When The Internet Gets You Fired
Increasingly, job loss is the price we pay for being wrong online
There was so much going on around the New Year that you would be forgiven for having missed the story of Holly Jones, a patron of the restaurant Kilroy’s, who complained in a Facebook post on Kilroy’s page that, despite having spent “$700+,” her NYE was “ruined” by “a junkie” who supposedly overdosed, died, and had to be wheeled away during the festivities. In fact, the unhappy Kilroy’s customer was not a junkie and had neither overdosed nor died but instead had suffered a heart attack.
Internet condemnation of Jones came as hot and fast as lava, and, you could argue, for good reason: she drew hasty, erroneous, mean-spirited conclusions in public, making herself out to be cold-hearted and mercenary. She has since also lost her job, as the salon where she had worked attempts to distance itself from her:
“We are saddened by the events that took place that evening and will continue to pray for the woman who suffered a heart attack at this establishment on New Year’s Eve,” the statement read. “This was not a company event and no other persons from Serenity Salon were present. This was the actions of one person and again do not reflect our views at Serenity Salon.”’
In this country, we are, most of us, Employees at Will, meaning that our bosses can choose to sever ties with us at their discretion for whatever reason they wish, or even for no reason at all. Unless we have a union or a contract to protect us, or unless we have grounds to argue discrimination, that’s the end of the story. We’re SOL.
Given that our jobs provide not only the salary but the benefits on which so many of us depend, getting laid off is more than an inconvenience; it can be devastating. It’s one of the Top 10 Most Stressful Life Events, up there with Death of a Spouse and Jail Term.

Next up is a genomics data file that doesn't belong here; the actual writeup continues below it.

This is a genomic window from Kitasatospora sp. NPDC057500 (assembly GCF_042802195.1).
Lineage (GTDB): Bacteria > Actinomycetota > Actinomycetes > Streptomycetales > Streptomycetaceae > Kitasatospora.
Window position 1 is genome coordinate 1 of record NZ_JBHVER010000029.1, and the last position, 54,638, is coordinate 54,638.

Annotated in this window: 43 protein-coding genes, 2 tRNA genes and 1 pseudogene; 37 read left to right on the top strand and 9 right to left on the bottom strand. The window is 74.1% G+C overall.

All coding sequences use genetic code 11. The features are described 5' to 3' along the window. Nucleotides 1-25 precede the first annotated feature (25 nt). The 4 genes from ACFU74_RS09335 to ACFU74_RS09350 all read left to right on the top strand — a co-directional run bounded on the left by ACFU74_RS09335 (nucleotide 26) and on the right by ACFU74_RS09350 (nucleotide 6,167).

Holly Jones’s Facebook rant was ill-advised and churlish, even spiteful. She badly misread a situation and her presumptuousness merited some kind of smackdown. But now I have to feel bad for her, because her childish behavior on social media has nothing to do with how good she was at cutting hair.
Besides, the pressure to overpay for overhyped holidays like New Year’s Eve brings out the worst in everyone.
I can’t think of many people so vile they deserve to be stripped of their livelihoods. Not even that Harvard professor who bullied a Chinese takeout joint.
Well, Martin Shkreli, maybe. But that’s a high bar.
Should Internet mobs really be demanding what feels like justice by pressuring businesses to terminate whatever employee has the unfortunate distinction of being at the center of that day’s firestorm? Because increasingly that’s what’s happening: as Laura Hudson reported last year in WIRED, Internet shaming is costing people their jobs. She maintains that “a sense of proportion is crucial. These days, too many Internet shame campaigns dole out punishment that is too brutal for the crime.” (The blowback Hudson experienced as a result of that WIRED piece led her to write a further amplification on her Tumblr which is also worth reading.)
However satisfying it may feel in the moment to think that someone of whose actions you disapprove has been punished, is it right to agitate for people to not only be criticized but fired? Only if their misdeed is related somehow to their profession? Or only if you’re really, really offended by their Facebook post?
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